Where Was Whiskey First Made And Who Created it?

Whisky is a type of distilled spirit which is created by fermenting grains. It is one of the most popular liquors in the world and has a history as rich as its deep dark colour.

The drink is thought to have originated in Scotland and Ireland during the Middle Ages, around the 15th-century Irish monks are believed to have brought distillation to Scotland.

Whisky comes from the Gaelic term ‘uisge beatha’ which translates to ‘water of life’. 

When monks brought the process of distillation to Scotland, they decided to use barley to create a liquor due to the fact that Scotland was abundant with it because of the ideal climate for growing the grain.

Whisky was then produced in small batches by monks or farmers. Due to it being created by individuals on a very small scale, each batch would be slightly different. However, this didn’t stop it from fast becoming a popular drink across the country.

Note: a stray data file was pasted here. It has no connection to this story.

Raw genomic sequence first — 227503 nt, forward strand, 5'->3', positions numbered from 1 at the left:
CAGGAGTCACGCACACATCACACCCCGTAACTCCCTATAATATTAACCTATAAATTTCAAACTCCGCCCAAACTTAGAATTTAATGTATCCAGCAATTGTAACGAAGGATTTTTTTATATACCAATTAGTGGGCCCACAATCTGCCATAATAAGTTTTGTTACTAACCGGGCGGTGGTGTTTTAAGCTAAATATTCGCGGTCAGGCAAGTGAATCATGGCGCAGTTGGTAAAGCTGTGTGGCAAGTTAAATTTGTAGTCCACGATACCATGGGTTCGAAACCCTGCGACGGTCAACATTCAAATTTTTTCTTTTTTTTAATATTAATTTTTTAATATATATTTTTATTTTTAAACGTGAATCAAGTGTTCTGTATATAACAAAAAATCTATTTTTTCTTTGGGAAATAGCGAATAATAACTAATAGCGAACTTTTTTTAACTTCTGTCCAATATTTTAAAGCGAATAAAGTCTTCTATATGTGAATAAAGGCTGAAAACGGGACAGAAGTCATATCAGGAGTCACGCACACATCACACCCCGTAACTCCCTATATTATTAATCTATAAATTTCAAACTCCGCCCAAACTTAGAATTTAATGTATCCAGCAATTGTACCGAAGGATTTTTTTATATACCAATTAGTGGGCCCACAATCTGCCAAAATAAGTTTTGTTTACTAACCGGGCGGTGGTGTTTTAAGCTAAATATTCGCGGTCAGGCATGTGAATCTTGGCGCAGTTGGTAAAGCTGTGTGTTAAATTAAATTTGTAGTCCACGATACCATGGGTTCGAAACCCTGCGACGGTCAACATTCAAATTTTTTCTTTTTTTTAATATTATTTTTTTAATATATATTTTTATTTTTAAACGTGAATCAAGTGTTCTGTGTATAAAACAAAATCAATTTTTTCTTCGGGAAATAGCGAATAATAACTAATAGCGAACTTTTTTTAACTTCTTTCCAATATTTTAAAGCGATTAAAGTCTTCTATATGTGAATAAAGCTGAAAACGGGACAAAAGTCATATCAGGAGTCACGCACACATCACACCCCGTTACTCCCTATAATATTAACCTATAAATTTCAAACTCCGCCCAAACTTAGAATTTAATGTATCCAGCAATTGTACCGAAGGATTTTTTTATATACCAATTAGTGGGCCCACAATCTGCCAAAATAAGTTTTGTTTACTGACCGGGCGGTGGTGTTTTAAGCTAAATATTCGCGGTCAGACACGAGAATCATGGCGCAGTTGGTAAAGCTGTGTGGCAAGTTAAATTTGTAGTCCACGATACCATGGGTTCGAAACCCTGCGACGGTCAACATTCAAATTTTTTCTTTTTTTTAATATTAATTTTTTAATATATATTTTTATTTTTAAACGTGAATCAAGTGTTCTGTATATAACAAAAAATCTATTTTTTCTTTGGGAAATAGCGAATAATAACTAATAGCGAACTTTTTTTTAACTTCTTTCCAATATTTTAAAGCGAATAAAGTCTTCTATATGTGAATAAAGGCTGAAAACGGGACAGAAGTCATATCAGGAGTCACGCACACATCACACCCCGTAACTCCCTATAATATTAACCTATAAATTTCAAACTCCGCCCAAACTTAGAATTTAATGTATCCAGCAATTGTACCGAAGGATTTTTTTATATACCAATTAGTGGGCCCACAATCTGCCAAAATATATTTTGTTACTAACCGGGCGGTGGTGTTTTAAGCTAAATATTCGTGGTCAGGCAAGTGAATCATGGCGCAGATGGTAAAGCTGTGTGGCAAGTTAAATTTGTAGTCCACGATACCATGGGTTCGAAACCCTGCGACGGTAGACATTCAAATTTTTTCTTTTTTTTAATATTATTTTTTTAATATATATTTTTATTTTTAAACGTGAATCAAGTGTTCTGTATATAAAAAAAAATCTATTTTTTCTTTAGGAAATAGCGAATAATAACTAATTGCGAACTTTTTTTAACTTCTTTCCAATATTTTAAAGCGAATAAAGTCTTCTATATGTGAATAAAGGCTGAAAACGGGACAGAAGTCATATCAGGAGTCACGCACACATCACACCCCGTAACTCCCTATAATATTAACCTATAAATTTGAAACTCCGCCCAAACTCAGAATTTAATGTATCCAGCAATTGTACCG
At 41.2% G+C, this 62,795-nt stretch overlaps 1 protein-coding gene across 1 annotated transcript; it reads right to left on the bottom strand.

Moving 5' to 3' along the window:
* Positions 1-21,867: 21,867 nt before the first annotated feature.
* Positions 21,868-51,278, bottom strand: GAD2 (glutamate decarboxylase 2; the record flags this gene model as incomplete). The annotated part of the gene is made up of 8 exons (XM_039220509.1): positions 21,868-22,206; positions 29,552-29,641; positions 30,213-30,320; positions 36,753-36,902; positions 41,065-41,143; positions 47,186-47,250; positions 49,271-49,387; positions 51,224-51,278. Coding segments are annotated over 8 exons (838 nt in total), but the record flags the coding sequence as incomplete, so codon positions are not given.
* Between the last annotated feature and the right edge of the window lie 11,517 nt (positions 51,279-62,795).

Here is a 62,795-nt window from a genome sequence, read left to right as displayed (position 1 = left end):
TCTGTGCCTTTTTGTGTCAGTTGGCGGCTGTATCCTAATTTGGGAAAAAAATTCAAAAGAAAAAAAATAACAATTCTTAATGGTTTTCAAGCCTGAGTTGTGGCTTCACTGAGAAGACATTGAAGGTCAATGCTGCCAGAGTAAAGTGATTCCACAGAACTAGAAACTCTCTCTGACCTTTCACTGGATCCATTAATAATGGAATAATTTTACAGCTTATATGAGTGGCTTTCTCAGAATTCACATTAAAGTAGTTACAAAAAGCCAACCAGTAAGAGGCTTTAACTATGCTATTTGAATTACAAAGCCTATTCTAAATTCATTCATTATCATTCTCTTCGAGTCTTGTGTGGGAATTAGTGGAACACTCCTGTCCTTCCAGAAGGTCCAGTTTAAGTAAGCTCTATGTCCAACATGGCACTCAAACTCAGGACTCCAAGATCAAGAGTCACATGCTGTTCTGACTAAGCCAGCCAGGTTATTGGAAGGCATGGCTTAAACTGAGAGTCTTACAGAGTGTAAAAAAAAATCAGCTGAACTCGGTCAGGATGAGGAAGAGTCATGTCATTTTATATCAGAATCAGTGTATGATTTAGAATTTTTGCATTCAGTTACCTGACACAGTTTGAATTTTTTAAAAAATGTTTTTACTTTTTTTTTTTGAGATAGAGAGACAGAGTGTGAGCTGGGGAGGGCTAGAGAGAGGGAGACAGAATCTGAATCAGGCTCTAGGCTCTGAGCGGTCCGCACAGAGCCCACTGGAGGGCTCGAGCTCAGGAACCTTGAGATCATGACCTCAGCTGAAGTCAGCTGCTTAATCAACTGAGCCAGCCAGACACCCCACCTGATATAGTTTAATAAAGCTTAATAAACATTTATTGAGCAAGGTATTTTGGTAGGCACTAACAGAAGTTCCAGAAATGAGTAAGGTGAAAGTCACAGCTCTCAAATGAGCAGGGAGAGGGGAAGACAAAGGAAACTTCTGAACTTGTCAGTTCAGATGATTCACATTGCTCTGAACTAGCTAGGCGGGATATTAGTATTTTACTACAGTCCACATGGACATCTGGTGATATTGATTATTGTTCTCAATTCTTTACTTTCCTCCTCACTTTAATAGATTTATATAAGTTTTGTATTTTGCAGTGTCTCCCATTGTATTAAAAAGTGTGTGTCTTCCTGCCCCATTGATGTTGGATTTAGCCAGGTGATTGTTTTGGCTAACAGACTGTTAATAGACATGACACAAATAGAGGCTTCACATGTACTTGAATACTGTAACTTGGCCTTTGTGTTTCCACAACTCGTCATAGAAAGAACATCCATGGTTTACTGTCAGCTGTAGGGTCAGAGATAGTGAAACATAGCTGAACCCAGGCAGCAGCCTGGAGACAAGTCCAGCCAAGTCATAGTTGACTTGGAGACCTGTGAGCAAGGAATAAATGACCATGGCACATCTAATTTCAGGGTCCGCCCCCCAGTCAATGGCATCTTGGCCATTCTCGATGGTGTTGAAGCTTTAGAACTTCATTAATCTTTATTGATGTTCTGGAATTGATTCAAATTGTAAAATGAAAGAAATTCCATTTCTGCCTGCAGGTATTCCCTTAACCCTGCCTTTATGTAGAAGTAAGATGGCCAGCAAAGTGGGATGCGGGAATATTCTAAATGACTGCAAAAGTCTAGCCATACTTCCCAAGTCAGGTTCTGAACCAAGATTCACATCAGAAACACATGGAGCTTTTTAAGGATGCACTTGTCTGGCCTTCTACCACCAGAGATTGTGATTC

By the 16th century, whisky had become one of the most popular drinks in Scotland and distilleries were cropping up across the country meaning it was now being produced on a much larger scale.

Production became more refined as small-batch distillation was replaced by distilleries and whisky production went from slow and surprising to efficient and consistent.

This allowed distillers the room to begin experimenting, with different grains and ageing methods to distinct new flavours. This improved the quality of whiskey and helped to turn it into the quality liquor it is today.

Today, whisky is produced on massive sale all across the globe, but Scotland and Ireland remain the biggest producers. It is still popular and can be found in many cocktails, recipes or even being drunk on its own.

Recent years have seen a resurgence of love for whisky and many people now search for rare varieties and even invest in the whisky stock market!

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